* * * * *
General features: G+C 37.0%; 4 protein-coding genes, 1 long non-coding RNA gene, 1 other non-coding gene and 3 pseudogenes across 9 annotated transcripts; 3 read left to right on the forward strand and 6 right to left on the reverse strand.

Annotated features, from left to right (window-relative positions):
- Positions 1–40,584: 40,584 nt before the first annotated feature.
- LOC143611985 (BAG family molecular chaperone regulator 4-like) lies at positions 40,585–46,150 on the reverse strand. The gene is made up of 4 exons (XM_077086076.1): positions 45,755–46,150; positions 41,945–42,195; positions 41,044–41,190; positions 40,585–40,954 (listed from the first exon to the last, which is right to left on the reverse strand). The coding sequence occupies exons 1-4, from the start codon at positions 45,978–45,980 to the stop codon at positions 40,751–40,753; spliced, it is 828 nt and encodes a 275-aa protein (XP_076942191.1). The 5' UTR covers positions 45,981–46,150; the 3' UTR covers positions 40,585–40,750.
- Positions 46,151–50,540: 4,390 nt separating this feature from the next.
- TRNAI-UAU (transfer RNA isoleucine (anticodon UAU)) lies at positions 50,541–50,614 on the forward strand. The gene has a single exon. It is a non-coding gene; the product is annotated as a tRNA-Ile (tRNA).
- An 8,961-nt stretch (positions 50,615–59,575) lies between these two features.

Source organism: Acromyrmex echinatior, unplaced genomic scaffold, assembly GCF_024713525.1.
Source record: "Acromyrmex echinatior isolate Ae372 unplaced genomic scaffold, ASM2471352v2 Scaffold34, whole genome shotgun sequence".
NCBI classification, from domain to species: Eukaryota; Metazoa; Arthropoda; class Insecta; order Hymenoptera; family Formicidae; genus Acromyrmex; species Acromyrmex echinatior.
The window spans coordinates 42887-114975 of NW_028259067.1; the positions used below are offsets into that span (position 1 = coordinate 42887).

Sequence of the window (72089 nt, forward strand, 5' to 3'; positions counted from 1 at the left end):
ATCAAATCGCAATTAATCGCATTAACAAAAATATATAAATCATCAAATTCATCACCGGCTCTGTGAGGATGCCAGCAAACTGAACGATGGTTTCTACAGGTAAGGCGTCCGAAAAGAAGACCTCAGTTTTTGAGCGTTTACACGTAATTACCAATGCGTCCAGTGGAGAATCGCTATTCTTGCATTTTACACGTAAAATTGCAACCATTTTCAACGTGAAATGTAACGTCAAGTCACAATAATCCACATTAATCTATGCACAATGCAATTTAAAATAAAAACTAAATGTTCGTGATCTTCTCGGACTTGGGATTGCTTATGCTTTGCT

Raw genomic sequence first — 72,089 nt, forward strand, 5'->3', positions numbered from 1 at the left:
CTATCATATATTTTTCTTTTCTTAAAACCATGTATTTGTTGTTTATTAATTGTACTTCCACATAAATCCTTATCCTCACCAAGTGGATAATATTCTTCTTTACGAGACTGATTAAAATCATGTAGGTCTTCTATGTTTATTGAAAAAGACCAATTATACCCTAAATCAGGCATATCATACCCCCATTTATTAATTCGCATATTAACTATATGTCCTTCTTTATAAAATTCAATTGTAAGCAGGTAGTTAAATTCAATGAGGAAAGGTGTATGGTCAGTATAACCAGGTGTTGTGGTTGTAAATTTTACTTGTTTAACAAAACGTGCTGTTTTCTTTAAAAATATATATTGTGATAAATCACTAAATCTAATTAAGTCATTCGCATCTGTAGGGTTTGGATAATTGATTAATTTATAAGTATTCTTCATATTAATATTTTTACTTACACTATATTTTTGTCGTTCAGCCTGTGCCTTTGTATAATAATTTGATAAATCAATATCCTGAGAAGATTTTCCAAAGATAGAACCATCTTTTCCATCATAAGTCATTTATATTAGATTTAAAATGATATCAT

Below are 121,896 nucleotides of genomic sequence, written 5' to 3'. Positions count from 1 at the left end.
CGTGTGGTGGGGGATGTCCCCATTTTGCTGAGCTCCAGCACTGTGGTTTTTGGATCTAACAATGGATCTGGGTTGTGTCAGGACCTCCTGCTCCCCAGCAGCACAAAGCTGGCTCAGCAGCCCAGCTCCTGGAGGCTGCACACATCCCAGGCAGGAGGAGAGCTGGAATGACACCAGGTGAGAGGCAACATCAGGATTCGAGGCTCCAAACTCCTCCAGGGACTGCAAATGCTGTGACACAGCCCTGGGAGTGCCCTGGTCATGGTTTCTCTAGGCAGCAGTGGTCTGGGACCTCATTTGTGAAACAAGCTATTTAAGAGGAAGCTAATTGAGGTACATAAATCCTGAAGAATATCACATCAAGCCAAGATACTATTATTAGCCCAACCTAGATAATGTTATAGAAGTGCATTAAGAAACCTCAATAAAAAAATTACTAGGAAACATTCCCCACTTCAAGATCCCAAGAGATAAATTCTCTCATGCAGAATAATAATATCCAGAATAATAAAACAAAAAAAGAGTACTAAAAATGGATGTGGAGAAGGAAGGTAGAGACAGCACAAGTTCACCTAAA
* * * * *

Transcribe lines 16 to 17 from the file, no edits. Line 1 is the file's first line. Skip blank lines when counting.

Below are 121,896 nucleotides of genomic sequence, written 5' to 3'. Positions count from 1 at the left end.
CGTGTGGTGGGGGATGTCCCCATTTTGCTGAGCTCCAGCACTGTGGTTTTTGGATCTAACAATGGATCTGGGTTGTGTCAGGACCTCCTGCTCCCCAGCAGCACAAAGCTGGCTCAGCAGCCCAGCTCCTGGAGGCTGCACACATCCCAGGCAGGAGGAGAGCTGGAATGACACCAGGTGAGAGGCAACATCAGGATTCGAGGCTCCAAACTCCTCCAGGGACTGCAAATGCTGTGACACAGCCCTGGGAGTGCCCTGGTCATGGTTTCTCTAGGCAGCAGTGGTCTGGGACCTCATTTGTGAAACAAGCTATTTAAGAGGAAGCTAATTGAGGTACATAAATCCTGAAGAATATCACATCAAGCCAAGATACTATTATTAGCCCAACCTAGATAATGTTATAGAAGTGCATTAAGAAACCTCAATAAAAAAATTACTAGGAAACATTCCCCACTTCAAGATCCCAAGAGATAAATTCTCTCATGCAGAATAATAATATCCAGAATAATAAAACAAAAAAAGAGTACTAAAAATGGATGTGGAGAAGGAAGGTAGAGACAGCACAAGTTCACCTAAA